You Gotta Fight For the Right to Break Digital Locks: IP Clinic Teams Up with Cinema Studies Professor, Higher Education Organizations in DMCA Rulemaking

Guest post by student attorneys Sarah O’Connor and Mark Patrick

The Digital Millennium Copyright Act makes it illegal to break digital locks on copyrighted material, even when what you intend to do with the work is otherwise legal, such as using short clips from a motion picture in a class presentation. However, there is an out. Every three years the Copyright Office holds a proceeding to consider and grant limited exemptions for uses where users can show the law is creating a substantial burden on free expression or other valuable activities.

In each triennial proceeding, new petitions must be submitted on behalf of each party seeking exemptions. Petitions must make the case for what has been exempted in the past, in addition to what should be exempted in the present and future, keeping in mind new technological and pedagogical trends. Failure to submit these petitions every three years would result in a total loss of the exemption.

The Glushko-Samuelson Intellectual Property Law Clinic has had the exciting opportunity to work on several DMCA exemption petitions through the years and is again participating in this process. The previous petitions submitted by the IP Clinic involved a collaborative effort with educators and students. Securing these exemptions has assured that professors and students can continue to break digital locks and use short portions of audiovisual works. This year we have been working with Peter Decherney, Professor of Cinema Studies and English at the University of Pennsylvania, and organizations including the College Art Association, the International Communication Association, and the Society for Cinema and Media Studies to submit a petition asking for exemptions on behalf of college and university students and professors.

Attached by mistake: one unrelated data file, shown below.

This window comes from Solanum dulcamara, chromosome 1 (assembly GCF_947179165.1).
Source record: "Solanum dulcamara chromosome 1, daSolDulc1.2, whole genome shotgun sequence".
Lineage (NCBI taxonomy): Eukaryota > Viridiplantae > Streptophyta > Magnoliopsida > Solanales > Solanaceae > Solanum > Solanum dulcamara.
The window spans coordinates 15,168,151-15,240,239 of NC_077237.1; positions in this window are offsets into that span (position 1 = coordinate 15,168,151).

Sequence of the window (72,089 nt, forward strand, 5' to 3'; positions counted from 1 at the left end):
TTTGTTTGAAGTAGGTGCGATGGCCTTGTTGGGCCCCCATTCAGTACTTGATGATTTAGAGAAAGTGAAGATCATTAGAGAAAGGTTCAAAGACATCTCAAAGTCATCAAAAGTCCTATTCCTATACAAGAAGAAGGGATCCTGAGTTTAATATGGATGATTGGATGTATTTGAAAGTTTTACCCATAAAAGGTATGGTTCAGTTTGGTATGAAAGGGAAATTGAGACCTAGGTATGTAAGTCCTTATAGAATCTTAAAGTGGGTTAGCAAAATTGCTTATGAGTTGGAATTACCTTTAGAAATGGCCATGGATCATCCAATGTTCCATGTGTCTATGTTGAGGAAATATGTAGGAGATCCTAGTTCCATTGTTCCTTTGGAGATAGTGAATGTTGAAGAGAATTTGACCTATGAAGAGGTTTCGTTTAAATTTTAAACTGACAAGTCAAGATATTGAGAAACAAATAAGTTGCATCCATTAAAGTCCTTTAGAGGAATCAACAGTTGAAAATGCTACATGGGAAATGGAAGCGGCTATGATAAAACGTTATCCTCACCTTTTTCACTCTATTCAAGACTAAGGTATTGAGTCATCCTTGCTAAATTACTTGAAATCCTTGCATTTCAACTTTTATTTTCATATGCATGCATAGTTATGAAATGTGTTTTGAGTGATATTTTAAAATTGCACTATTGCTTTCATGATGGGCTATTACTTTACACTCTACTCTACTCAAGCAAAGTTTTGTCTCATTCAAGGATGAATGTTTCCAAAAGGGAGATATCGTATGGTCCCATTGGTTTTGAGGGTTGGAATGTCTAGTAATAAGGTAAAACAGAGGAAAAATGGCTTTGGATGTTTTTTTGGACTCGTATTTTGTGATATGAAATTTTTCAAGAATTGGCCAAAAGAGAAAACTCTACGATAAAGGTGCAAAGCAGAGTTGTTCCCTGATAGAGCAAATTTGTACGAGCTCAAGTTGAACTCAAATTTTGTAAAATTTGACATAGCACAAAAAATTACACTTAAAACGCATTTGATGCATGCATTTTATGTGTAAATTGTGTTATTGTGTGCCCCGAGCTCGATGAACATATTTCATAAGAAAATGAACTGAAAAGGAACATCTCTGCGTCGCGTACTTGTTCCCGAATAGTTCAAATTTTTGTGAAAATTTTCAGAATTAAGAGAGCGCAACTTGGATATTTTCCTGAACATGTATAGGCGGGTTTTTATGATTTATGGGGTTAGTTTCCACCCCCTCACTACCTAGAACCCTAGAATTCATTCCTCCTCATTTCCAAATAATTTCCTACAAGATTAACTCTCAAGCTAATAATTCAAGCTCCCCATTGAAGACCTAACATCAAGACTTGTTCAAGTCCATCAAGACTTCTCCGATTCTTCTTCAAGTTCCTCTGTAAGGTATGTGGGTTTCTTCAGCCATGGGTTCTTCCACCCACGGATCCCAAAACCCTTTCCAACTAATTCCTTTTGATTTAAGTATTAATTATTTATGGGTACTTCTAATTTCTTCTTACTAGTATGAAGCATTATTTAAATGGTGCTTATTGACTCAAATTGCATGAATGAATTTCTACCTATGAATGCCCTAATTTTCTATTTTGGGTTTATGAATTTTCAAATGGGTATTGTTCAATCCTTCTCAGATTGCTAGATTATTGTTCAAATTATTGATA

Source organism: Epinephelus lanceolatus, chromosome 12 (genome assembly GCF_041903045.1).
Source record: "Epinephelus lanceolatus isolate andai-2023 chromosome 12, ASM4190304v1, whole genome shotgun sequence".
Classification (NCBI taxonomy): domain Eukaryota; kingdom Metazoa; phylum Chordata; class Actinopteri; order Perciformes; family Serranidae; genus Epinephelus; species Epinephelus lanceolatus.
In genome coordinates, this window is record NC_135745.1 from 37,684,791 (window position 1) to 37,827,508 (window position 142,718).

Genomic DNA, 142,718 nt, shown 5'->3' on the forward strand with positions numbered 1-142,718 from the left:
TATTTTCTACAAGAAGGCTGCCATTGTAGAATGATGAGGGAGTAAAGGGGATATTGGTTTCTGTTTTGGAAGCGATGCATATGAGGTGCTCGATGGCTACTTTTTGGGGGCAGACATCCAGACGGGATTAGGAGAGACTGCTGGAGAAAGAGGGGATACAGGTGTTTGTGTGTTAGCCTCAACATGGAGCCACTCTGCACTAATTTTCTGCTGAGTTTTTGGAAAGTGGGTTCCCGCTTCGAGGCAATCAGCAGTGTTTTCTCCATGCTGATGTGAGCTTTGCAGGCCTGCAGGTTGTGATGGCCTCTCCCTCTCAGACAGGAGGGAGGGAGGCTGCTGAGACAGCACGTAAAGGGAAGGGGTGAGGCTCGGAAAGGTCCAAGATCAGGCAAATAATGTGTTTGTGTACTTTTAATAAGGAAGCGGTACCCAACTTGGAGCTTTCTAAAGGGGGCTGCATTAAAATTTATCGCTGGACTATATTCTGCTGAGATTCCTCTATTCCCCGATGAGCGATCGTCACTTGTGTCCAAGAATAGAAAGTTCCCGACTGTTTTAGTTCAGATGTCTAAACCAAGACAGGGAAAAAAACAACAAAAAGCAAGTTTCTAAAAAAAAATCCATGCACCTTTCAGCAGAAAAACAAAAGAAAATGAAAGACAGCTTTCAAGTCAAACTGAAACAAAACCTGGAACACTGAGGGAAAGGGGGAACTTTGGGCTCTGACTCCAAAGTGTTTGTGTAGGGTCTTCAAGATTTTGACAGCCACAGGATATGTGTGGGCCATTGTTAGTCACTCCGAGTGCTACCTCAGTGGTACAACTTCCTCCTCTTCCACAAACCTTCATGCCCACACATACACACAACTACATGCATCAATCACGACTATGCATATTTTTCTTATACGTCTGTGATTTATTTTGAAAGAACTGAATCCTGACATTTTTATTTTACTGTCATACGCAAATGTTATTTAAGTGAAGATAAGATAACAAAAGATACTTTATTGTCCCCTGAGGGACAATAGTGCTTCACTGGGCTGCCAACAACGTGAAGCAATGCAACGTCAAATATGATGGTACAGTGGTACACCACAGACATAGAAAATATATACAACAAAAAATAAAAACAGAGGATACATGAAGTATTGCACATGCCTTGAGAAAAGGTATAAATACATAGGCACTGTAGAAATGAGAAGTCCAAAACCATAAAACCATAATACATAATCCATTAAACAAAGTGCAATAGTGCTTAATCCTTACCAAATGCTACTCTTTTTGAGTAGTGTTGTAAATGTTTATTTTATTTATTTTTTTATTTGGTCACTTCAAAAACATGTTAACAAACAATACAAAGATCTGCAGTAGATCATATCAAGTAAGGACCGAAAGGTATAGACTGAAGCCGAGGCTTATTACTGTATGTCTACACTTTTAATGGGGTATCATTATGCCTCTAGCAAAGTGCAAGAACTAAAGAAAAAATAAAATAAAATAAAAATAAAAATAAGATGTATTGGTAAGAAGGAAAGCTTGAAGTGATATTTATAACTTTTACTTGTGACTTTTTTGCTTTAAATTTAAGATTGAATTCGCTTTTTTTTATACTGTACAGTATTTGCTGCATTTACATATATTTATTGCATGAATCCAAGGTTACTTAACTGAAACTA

The petition asks for an exemption for audiovisual works embodied in physical media (DVDs and Blu Ray) or obtained online. Audiovisual works is a relatively broad category that includes not only motion pictures but also television programs, slide shows, video games, and other works. This exemption would enable students and professors to use short portions or still images from these works to prepare a lecture or dissertation, facilitate a classroom discussion, complete an assignment, or otherwise participate in activity that enhances the educational experiences.

Once the petitions are submitted and reviewed, the Copyright Office will ask proponents of exemptions to make their case through compelling stories and other examples of the adverse effects imposed by this law. Have digital locks imposed a burden on you? Or, have you taken advantage of existing exemptions to legally copy from DVDs and other protected formats for teaching and learning? We are gathering evidence of the harmful impact that digital locks can have, and of the benefits of lawful access to media for use in teaching and learning, and we want to hear from you! If you have a story to share, please fill out our Google form! You can also get in touch with our student attorneys by email at

Our petition and others can be seen at:
The Electronic Frontier Foundation is also maintaining a list of petitions, as well as background info, blog posts and press releases which can be found here:

About Brandon Butler

Practitioner-in-Residence at the Glushko-Samuelson Intellectual Property Clinic.
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